Ellen Dietz-Bourguignon, BS, CDA-Emeritus, earned her bachelor of science degree in allied health education in dental auxiliary utilization and a community college teaching certificate from the State University of New York at Buffalo. She began her dental career as an associate-degreed certified dental assistant in private practice. Following a 7-year dental assisting teaching career at Orange County Community College, the University of North Carolina at Chapel Hill, Erie County Board of Cooperative Educational Services, and Niagara County Community College, she began writing on dental topics for Dental Assisting Magazine, eventually rising to the position of managing editor. Ms. Dietz-Bourguignon has worked in dental marketing, project management, and product development at Semantodontics and in legal administration for the Arizona State Board of Dental Examiners. She has published five books in the dental assisting market, including Dental Office Management and Safety Standards and Infection Control for Dental Assistants, and has been keynote speaker at the American Dental Assistants Association Annual Session. Her articles have appeared in numerous journals, including The Dental Assistant, Dentist, The Dental Student, Dental Economics, RDH, and Dental Teamwork.

 

Peer Reviewer Bio(s)

Raymond K. Martin, DDS, MAGD, graduated in 1979 from Texas Tech University with a bachelor’s degree in microbiology and earned his DDS in 1983 from the University of Texas Health Science Center at San Antonio. He then went on to study at Tufts University School of Dental Medicine in the General Practice Residency Program. Dr. Martin began his work in dental risk management after being awarded a Mastership in the Academy of General Dentistry. He consults with 20 legal firms as an expert witness and lectures extensively on dental risk management and ethics in dentistry. In addition, Dr. Martin teaches CAD/CAM dentistry as a CEREC mentor and has served as a Key Opinion Leader for an international dental implant manufacturer. Dr. Martin has maintained a private practice for more than three decades and is currently president of the Massachusetts Dental Society. He has served the American Dental Association on the Future of Dentistry work group and is currently a member of the Council on Government Affairs.

Caries-Prone Patients: Prevention, Assessment, and Intervention

Price: $29.95 
Item # L0753  

Release Date: July 5, 2016

Expiration Date: July 4, 2019

 

Dental caries is a preventable disease that affects a majority of the population. Statistics show the increase in caries incidence over time, making it important for dental professionals to develop strategies for determining caries risk and counseling patients to reduce risk and a future of dental caries. This course identifies the factors necessary for caries development including microorganisms and dental plaque, susceptible tooth surfaces, diet, and time/frequency. The American Dental Association's recommendations for oral hygiene are presented.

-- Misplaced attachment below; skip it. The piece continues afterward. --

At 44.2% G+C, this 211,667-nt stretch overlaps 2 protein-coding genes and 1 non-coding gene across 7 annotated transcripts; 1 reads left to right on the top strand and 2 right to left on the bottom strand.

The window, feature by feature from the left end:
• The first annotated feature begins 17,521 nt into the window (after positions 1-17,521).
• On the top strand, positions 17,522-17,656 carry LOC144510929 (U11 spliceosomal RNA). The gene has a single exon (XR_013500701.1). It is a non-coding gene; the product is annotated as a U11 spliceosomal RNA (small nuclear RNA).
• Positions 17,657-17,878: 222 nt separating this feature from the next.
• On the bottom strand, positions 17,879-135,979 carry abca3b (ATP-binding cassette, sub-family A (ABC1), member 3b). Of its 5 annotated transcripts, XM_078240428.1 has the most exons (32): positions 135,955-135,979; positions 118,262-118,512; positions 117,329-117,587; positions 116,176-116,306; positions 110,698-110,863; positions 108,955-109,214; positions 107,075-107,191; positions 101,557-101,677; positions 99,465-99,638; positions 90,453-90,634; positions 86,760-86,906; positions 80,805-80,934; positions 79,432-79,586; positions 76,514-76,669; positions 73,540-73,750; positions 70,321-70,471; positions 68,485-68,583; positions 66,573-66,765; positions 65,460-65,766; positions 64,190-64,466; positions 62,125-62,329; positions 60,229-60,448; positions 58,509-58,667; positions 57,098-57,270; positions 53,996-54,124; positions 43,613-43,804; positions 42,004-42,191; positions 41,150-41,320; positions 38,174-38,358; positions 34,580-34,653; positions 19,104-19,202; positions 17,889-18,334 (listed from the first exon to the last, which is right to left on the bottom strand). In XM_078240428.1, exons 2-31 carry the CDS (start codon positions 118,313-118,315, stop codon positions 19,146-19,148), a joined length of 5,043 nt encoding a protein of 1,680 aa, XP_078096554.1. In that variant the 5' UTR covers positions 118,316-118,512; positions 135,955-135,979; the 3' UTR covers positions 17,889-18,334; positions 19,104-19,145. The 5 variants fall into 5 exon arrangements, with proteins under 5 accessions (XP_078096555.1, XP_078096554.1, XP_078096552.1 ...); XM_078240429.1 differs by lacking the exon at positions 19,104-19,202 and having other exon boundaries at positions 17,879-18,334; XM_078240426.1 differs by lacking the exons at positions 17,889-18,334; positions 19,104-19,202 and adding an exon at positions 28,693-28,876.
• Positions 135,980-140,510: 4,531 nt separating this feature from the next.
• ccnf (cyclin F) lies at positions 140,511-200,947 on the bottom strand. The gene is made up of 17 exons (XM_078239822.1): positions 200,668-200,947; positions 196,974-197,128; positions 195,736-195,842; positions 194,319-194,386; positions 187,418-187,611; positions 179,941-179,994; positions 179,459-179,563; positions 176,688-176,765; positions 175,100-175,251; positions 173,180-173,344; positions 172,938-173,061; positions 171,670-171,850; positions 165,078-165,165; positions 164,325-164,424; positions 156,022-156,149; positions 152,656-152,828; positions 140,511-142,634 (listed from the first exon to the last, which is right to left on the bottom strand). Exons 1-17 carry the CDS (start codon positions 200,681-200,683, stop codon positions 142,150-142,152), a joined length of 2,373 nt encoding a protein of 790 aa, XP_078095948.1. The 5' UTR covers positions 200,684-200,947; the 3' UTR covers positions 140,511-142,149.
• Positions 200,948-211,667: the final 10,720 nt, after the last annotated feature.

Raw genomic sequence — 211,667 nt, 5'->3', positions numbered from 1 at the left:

The impact of nutrition on the caries process is known in the dental field, but dental professionals need to continue to convey the importance of this relationship to patients. At-risk patients are identified through patient nutritional assessment and appropriate diet changes for caries prone patients are recommended. The course identifies the factors that influence patient diet choices including food availability and convenience, parental influence, habit, cost, and media. Personalized patient care and education to decrease incidence of caries are discussed.

Working as partners with patients, dental professionals can aid in the prevention of dental caries and help maintain patients’ overall health by offering nutritional counseling and behavior modification techniques. The incidence of caries in the United States could decrease significantly as dental professionals implement the advances available for early caries detection, recommend anti-caries treatments, and offer nutritional analysis and counseling. This basic-level course is intended to equip all members of the dental team with the skills needed to realize this overriding goal.

 

AGD Subject Code: 258

 

Western Schools designates this activity for 3 continuing education credits.

 

 

Disclosures
  • Courses must be completed on or before the expiration date noted in the course description above.
  • You must score 75% or higher on the final exam and complete the course evaluation to pass this course and receive a certificate of completion.
  • Through our review processes, Western Schools ensures that the course content is presented in a balanced, unbiased manner and is free from commercial influence. It is Western Schools’ policy not to accept commercial support.
  • All persons involved in the planning and development of this course have disclosed no relevant financial relationships or other conflicts of interest related to the course content.
  • There are no prerequisites for this course.
Objectives

Course Objectives

  • Describe the caries process and methods for its detection.
  • List the oral care habits recommended by the American Dental Association.
  • Assess the dietary choices that affect individual caries risk.
  • Identify the factors that influence patient diets.
  • Recognize populations at increased risk for caries.
  • Describe caries prevention products and procedures.
  • Explain the use of personalized patient care and nutritional counseling to decrease incidence of caries.
Author Bio(s)